The Finance Bill 2016 will abolish the 10% tax credit on dividend income, which will cease to be grossed up in personal tax computations from 6 April 2016. It will be replaced by a so called £5,000 dividend tax allowance.

Until very recently there were no details about how this dividend tax allowance will dovetail in practice with the system of personal allowances and tax rates. It now seems likely that the £5,000 dividend tax allowance is not an allowance after all but more of a zero-rate of income tax applied only to dividend income and it will apply to all taxpayers whatever their marginal tax rate.  

Dividends are currently taxed as the highest slice of income, so they are always subject to the taxpayer’s highest marginal rate of income tax. This will continue to be the case, but the first £5,000 of that dividend income will be taxed at a rate of zero.

Dividends in excess of £5,000 will be taxed at:

7.5% within the basic rate band
32.5% within the higher rate band
38.1% in the additional rate band.

By significantly reducing the advantages of taking profits out of a limited company as dividends, the new tax regime should to some extent achieve the Chancellor’s intended strategy to suppress the volume of incorporations that have taken place over the past decade. I do not, however, anticipate many dis-incorporations ! Company owners paying themselves low salaries and larger amounts of dividends may well find that the amounts of tax due are likely to increase significantly and they should refer to my post of 10th July for some basic planning points.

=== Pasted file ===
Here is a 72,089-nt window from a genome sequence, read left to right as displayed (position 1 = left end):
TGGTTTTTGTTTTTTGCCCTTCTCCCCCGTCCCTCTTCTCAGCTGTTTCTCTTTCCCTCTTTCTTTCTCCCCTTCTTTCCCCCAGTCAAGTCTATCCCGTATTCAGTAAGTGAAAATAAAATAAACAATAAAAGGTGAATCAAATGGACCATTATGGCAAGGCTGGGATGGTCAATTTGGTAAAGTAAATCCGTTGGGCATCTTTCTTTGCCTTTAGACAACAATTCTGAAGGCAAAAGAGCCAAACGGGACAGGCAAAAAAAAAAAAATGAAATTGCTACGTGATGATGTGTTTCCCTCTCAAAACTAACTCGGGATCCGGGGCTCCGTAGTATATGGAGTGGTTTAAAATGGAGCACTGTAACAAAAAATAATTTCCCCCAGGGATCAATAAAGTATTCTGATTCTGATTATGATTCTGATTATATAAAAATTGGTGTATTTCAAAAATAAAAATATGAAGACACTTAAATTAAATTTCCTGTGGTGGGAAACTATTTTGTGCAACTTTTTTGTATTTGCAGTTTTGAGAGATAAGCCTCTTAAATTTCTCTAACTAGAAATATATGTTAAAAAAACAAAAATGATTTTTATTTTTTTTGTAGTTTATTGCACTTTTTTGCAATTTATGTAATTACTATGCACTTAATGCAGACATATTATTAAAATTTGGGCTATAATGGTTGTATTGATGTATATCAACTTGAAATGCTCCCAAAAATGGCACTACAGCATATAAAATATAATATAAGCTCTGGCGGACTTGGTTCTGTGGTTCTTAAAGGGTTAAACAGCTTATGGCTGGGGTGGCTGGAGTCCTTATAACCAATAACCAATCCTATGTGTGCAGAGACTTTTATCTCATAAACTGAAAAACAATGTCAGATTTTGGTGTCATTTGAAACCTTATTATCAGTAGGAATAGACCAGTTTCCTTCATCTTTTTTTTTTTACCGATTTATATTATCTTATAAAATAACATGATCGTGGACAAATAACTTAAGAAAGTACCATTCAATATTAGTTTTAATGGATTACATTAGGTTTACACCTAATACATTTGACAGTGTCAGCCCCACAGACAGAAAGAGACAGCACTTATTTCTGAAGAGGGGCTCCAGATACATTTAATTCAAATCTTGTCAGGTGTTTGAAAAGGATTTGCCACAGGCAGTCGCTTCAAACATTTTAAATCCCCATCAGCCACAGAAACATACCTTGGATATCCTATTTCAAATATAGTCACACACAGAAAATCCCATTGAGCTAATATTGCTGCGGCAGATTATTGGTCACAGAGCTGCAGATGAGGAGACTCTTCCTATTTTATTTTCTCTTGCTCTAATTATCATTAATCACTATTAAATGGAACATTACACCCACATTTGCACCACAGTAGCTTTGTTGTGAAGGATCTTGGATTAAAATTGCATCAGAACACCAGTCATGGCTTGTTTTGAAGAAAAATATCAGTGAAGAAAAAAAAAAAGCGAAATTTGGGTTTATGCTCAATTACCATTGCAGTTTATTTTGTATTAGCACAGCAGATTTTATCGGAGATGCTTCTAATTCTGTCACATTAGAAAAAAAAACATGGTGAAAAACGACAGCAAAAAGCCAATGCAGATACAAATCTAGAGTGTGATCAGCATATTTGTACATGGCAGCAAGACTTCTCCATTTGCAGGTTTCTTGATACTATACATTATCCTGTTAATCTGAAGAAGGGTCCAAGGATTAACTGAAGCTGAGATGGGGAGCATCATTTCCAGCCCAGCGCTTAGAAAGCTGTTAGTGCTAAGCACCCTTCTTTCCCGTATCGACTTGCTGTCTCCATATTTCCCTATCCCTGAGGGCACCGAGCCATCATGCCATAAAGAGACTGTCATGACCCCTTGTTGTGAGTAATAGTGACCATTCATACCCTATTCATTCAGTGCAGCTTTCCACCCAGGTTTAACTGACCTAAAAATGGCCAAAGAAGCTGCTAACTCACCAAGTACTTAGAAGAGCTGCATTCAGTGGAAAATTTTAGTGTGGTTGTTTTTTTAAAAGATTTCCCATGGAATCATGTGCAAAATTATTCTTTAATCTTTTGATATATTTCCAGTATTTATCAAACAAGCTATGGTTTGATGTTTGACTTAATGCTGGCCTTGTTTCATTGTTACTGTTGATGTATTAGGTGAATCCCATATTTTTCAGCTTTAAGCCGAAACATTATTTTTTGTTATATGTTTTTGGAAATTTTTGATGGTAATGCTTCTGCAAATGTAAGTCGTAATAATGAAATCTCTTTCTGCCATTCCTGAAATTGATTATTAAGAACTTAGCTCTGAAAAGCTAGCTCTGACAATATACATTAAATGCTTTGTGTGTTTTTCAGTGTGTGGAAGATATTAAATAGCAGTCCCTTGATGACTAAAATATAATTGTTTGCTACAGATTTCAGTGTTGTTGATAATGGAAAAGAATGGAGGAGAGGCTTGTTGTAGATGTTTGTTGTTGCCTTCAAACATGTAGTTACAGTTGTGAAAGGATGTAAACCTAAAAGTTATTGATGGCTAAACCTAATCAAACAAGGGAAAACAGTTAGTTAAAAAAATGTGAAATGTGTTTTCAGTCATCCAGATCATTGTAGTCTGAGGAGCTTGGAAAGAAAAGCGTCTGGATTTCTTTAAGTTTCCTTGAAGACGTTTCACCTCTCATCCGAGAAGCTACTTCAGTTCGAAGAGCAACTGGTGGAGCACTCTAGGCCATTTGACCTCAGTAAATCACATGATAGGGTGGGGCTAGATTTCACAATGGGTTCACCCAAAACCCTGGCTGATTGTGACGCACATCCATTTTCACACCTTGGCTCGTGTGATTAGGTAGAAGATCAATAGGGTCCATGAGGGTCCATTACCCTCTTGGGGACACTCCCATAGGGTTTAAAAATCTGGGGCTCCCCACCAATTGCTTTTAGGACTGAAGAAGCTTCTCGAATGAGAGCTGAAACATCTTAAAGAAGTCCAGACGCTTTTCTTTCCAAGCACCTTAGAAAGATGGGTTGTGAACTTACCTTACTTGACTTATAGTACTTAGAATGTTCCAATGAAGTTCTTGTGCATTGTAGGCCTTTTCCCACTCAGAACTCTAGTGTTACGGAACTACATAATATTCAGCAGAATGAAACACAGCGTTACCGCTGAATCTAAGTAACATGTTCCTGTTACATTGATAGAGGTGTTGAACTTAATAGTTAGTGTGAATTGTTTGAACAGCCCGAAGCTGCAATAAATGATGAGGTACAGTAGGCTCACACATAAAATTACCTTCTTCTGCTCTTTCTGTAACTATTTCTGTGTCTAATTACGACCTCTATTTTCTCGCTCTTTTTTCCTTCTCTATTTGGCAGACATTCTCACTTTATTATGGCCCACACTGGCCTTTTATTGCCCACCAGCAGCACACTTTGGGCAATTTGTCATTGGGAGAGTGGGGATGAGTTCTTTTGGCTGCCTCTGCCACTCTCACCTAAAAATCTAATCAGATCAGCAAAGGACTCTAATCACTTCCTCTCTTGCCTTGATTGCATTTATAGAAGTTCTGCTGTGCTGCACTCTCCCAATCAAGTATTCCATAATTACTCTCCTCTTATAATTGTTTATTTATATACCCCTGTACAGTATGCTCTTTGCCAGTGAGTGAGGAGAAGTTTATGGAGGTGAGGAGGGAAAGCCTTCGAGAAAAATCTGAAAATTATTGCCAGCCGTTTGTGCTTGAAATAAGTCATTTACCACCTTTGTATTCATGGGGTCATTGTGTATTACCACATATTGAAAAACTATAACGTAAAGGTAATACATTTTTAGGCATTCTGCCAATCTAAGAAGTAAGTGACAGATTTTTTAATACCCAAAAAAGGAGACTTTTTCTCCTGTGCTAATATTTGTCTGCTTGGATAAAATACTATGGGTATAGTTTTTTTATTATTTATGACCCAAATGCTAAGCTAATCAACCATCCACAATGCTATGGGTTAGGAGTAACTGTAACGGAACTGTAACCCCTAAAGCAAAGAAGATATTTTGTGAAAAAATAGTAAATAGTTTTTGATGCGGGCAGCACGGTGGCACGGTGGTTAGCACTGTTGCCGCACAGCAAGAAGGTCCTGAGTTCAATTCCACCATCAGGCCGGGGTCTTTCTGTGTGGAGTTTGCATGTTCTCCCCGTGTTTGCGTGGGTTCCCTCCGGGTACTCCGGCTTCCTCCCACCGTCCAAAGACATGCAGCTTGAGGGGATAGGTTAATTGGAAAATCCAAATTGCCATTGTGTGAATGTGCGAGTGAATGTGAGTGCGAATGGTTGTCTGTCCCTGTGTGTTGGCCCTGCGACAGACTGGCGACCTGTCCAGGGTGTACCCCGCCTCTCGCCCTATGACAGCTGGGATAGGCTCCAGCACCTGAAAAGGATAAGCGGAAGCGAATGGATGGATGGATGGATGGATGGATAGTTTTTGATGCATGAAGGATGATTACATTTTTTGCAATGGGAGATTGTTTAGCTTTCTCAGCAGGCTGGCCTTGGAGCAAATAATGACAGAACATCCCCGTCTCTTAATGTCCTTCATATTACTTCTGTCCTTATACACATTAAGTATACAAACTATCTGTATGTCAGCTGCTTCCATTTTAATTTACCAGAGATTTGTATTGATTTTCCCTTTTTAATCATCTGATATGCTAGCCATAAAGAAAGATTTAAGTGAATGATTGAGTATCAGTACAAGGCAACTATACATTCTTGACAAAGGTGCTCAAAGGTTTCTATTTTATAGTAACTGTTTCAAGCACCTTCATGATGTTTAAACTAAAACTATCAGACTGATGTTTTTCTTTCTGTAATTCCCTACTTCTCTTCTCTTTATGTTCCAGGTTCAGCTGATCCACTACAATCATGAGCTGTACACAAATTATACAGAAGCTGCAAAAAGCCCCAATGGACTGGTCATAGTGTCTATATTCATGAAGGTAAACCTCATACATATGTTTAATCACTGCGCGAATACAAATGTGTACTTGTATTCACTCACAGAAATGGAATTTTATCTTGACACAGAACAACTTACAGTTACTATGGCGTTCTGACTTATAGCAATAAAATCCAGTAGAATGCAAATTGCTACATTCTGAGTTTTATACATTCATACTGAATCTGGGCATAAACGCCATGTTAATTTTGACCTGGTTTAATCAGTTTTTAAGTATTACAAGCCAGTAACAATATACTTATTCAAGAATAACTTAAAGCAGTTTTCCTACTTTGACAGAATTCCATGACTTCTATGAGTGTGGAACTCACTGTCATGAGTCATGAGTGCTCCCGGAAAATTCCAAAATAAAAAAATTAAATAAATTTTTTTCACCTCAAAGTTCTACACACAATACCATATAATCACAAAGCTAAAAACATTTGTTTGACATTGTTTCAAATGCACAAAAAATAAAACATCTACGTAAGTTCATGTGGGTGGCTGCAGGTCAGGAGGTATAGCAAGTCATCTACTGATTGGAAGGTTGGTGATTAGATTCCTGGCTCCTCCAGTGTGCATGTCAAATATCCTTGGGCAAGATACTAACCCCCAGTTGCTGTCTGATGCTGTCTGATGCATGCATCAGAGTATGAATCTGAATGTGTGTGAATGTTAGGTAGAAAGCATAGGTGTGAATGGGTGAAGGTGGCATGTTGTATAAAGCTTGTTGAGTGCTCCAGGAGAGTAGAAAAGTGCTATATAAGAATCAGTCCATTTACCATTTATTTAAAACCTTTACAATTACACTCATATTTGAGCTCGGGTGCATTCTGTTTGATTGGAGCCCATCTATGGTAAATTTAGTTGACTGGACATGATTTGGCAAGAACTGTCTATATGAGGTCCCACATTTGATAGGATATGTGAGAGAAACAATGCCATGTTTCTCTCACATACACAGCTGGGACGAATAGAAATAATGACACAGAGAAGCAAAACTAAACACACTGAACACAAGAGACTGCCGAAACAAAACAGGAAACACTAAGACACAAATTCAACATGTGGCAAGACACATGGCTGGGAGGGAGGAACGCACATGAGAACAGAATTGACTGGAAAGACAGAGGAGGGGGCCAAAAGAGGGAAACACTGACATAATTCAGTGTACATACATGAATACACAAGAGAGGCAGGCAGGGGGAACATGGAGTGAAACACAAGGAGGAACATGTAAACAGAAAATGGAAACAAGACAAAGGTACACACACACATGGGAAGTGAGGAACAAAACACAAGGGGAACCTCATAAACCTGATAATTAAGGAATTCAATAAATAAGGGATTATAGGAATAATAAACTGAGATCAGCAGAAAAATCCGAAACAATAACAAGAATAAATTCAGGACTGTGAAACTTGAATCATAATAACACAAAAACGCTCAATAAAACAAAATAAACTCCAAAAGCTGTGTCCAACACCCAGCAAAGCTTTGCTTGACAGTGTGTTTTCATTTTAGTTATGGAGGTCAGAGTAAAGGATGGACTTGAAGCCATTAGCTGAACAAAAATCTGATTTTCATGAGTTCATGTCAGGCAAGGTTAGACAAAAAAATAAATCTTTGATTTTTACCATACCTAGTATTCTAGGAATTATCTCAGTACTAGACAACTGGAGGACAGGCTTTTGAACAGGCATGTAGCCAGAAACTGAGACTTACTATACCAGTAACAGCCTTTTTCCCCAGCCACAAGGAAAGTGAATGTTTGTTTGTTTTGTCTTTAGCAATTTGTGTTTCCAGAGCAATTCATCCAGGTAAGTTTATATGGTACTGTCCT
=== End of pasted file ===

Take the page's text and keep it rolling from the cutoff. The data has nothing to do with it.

The dividend tax proposals are also likely to cause some problems for investors with significant dividend income.

There may be somewhat more benign implications for taxpayers whose dividend income pushes them just over the thresholds of £100,000 where personal allowance is withdrawn and £50,000 where child benefit is withdrawn. Those individuals may find they are able to keep more of their personal allowance or child benefit in 2016/17.

I am reminded of something the American Economist, Arthur Laffer, once said:

“People can change the volume, the location and the composition of their income, and they can do so in response to changes in government policies.”

A new tax with potentially fascinating outcomes !!!